The elected official in charge of reviewing Florida's "stand your ground" law says legislators might need to make changes to ensure that the law is applied "fairly and equally.''
Lt. Gov. Jennifer Carroll made the statement in response to a Tampa Bay Times analysis of nearly 200 "stand your ground'' cases that showed widespread confusion and disparities in the way the law is being implemented.
Carroll said the task force will use the data collected by the Times as it considers possible recommendations for next year's legislative session.
The group's organizational session last month lasted 10 hours and raised what Carroll called "many, many questions'' about the law, which was passed in 2005 and eliminated the "duty to retreat'' in self-defense cases.
"When we heard from sheriffs, they had problems, and when we heard from defense and prosecuting attorneys, they had problems,'' Carroll said. "From judges, we heard that there have been cases we need to look at and get an understanding of how the courts have ruled.''
However, Rep. Dennis Baxley, an Ocala Republican who sponsored the law, said Monday that it is "premature'' to suggest changes are needed.
"I think there's more data to come about the positive aspects of the statute as it exists,'' Baxley said, noting that the law has helped people who were legitimately defending themselves. "It's hard to do with a fairly small universe of cases to make a lot of judgments about what's there.''
Following controversy over the shooting death of Trayvon Martin, an unarmed black teenager, by George Zimmerman, the Times compiled the most extensive database so far of "stand your ground'' cases. It includes the races of victims and defendants and the circumstances under which people have been killed or injured.
Stories published Sunday and Monday revealed that the law has allowed drug dealers to avoid murder charges and gang members to walk free. Though the Times found no obvious racial bias in how black and white defendants were treated overall, people who killed a black person were more likely to walk free than those who killed a white person.
Carroll's task force, appointed by Gov. Rick Scott, includes two sheriffs, a former state Supreme Court justice, defense and prosecuting attorneys and a neighborhood watch volunteer.
The first regular meeting of the task force will be held June 12 in Longwood, not far from Sanford and the scene of the February shooting that sparked international outrage and led to Zimmerman's eventual arrest on a second-degree murder charge.
Gathering information for the panel will be three law students working with professor Michael Seigel, director of the University of Florida's Criminal Justice Center. He said the students will "piggy-back'' on the Times' research.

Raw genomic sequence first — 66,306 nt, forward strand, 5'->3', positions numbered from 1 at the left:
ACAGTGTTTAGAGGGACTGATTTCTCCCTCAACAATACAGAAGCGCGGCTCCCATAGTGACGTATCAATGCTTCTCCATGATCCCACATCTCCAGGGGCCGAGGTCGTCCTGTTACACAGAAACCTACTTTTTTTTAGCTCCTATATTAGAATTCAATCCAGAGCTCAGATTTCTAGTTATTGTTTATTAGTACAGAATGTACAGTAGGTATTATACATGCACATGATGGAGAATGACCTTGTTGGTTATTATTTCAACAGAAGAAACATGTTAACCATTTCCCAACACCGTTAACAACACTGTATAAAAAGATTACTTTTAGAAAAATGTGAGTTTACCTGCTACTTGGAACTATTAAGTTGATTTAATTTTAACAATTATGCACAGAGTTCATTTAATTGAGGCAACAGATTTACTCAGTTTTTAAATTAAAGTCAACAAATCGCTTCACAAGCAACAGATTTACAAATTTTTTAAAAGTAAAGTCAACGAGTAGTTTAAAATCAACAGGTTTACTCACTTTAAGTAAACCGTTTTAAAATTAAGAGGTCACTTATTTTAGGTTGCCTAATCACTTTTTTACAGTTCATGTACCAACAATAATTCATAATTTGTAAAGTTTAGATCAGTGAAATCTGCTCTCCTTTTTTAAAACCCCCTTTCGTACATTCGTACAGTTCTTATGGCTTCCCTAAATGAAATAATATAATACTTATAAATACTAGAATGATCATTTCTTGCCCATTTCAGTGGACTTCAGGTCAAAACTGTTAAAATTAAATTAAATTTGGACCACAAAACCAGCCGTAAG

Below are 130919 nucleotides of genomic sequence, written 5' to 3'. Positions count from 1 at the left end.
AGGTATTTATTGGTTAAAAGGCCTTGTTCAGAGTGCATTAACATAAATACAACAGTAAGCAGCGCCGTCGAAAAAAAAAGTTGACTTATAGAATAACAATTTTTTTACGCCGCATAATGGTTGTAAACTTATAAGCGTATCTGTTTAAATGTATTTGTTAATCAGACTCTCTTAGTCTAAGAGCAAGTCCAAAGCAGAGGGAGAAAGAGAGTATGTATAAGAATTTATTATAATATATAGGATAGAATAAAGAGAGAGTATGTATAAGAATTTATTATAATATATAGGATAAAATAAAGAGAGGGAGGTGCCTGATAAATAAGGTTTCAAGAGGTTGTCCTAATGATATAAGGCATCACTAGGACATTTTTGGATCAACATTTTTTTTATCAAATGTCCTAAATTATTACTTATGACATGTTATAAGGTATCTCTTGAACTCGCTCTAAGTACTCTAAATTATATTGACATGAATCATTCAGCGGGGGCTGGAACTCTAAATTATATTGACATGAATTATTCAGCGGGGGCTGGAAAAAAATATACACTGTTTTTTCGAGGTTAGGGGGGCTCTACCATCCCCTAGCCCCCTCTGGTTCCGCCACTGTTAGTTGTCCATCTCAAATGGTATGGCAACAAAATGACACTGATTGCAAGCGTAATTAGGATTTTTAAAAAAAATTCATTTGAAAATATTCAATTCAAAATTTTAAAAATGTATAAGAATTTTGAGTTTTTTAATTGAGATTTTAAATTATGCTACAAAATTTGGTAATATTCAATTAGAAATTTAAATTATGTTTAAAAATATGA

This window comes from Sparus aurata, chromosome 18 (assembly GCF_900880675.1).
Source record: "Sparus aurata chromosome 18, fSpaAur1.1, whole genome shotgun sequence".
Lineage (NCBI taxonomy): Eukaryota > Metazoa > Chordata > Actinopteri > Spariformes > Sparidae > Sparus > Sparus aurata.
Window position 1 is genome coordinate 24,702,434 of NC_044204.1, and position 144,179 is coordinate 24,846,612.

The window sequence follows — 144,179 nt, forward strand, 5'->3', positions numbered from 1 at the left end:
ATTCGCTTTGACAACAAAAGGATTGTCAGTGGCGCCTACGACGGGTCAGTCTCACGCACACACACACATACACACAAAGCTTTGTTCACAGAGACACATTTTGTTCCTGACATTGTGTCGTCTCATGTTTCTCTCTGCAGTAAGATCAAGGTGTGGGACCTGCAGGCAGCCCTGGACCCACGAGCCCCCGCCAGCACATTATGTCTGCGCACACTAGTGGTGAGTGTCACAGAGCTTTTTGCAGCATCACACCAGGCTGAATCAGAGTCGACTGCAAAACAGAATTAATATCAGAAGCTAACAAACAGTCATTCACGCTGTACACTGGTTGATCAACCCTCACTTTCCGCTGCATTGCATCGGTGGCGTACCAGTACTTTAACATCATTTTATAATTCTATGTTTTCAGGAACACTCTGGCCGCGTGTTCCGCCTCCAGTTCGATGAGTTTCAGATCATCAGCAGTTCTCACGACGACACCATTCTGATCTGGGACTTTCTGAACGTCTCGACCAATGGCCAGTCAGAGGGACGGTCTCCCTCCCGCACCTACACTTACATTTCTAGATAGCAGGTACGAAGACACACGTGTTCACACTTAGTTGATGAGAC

In reading the Times' stories, "what jumped out at me was how things you were covering are things that we have been asked to look at by the task force, for example the issues of race,'' Seigel said Monday.
Seigel said he was not surprised that police and others responsible for implementing the law are finding many ambiguities.
Judges have issued contradictory rulings in similar cases that have sent one defendant to prison while setting another free, the Times investigation found. Still unresolved are key legal interpretations of the law, including whether a defendant can get immunity from prosecution if he illegally had a gun. Courts are also divided on what the law is when a victim is retreating.
"When a new law comes in, it takes a long time to get a settled interpretation,'' Seigel said. "But to say it's always more messy than we expect isn't to say it's not worth trying to clean up in critical aspects.''
Former state Rep. Dan Gelber of Miami said he was struck by the Times' finding that similar "stand your ground" cases have resulted in dramatically different outcomes because that was something he feared when he voted against the law in 2005.
"You don't want disparate outcomes because then justice itself is being impaired,'' he said.
Gelber, a Democrat, said removing the duty to retreat made it more difficult for juries to fix blame in complicated self-defense cases.
"When you say there's no obligation to de-escalate a confrontation, that people can go at it, it becomes impossible for judges or juries to decide who should be responsible," Gelber said. "And in a state as armed as Florida, the outcomes were not unpredictable."
Starting with its June 12 meeting, the task force will hold several sessions around the state to collect testimony. Among possible recommendations is better monitoring of "stand your ground' cases to determine who is using the law and which races and ethnic groups it affects. The Times reported that no one is keeping track of such cases, making it almost impossible to assess the law's impact.
"I think what's important is, do we have fairness and equal application for all races, creeds and colors?'' Carroll said.
Baxley, the law's author, agreed that there's been a "real challenge'' in getting comprehensive data that doesn't mix "apples and oranges.''
But, he added, "I think we just need to be cautious about jumping to a policy shift before we're clear about what it is we're trying to accomplish.''